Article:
Office of Environmental Management

Grand Challenge Inspires Innovative Ideas for Hanford Cleanup Mission

June 5, 2018

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EM Office of River Protection Manager Brian Vance, right, presents a certificate to Matthew Asmussen of Pacific Northwest National Laboratory, whose team won this year’s Grand Challenge competition.
EM Office of River Protection Manager Brian Vance, right, presents a certificate to Matthew Asmussen of Pacific Northwest National Laboratory, whose team won this year’s Grand Challenge competition.

RICHLAND, Wash. – The winner of this year’s Grand Challenge held by EM’s Office of River Protection (ORP) proposes to develop a technical basis for using cementitious materials for immobilizing treated low-activity waste streams.

   Since its inception six years ago, this annual competition has provided a forum for creative ideas that could lead to cost savings and efficiencies for Hanford’s tank waste cleanup mission. 

   “The Grand Challenge Workshop is how we communicate our biggest mission challenge areas and encourage great ideas to tackle them. Grand Challenge participants represent the labs, contractors, and federal employees who will be the brain trust to help us solve these issues and better accomplish ORP’s mission,” said Naomi Jaschke, ORP chief technology officer and this year’s Grand Challenge lead.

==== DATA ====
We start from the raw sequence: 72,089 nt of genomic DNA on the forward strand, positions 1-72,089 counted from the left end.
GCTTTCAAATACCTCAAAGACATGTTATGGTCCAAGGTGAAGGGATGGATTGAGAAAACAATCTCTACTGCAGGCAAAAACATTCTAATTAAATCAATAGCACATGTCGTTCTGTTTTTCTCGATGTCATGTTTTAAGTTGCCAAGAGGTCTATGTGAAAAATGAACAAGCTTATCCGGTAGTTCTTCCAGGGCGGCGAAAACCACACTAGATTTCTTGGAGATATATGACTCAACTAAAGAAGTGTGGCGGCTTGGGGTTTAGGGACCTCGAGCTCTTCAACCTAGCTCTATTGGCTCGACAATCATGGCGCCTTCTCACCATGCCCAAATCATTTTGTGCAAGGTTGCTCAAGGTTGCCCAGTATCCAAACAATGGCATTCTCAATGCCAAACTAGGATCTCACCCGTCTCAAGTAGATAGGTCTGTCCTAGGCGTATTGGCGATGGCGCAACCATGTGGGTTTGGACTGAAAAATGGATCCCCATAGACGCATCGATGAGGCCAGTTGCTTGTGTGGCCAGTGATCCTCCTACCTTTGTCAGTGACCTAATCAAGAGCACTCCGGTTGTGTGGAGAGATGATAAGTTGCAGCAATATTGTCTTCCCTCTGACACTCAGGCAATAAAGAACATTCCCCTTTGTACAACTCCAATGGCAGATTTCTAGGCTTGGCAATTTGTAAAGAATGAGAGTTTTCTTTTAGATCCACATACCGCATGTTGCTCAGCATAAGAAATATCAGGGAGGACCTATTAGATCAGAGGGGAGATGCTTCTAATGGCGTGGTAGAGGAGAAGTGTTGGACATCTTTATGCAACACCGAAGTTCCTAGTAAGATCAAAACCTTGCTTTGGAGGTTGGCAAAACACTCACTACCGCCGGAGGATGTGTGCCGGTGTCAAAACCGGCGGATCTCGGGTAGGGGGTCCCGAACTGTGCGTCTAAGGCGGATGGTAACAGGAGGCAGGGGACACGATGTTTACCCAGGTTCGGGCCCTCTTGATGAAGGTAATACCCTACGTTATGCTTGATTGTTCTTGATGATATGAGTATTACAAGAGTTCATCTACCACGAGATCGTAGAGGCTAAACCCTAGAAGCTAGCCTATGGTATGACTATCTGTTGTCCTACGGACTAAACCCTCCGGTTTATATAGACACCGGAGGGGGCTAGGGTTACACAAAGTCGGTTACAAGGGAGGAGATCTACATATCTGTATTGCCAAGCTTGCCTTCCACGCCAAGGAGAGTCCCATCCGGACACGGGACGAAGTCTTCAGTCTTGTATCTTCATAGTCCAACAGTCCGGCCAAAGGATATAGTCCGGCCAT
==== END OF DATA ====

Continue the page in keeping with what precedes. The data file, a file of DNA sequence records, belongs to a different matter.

This year’s first-place idea was submitted by a team comprised of Matthew Asmussen, Matthew Fountain, Joe Westsik, Gary Smith and Sarah Saslow from DOE’s Pacific Northwest National Laboratory; Ridha Mabrouki from Hanford Site tank farms contractor Washington River Protection Solutions; and DaBrisha Smith from ORP. 

   At the competition, ORP employees representing each aspect of ORP’s mission reviewed 26 ideas and selected 10 finalists, which were presented at a two-day workshop last month. Ideas were submitted by teams from DOE, its national laboratories and contractors, and universities.

   The 10 judges who determined the top entry included representatives from DOE, the labs, and federal contractors. They looked at a variety of factors, including technical viability and risks; whether ideas were achievable within a timeframe to meet mission needs; whether ideas could be executed with existing safety basis requirements; cost avoidance; cost savings; and process efficiencies. 

   The winning proposal and other top entries will be considered for potential implementation.

 

 

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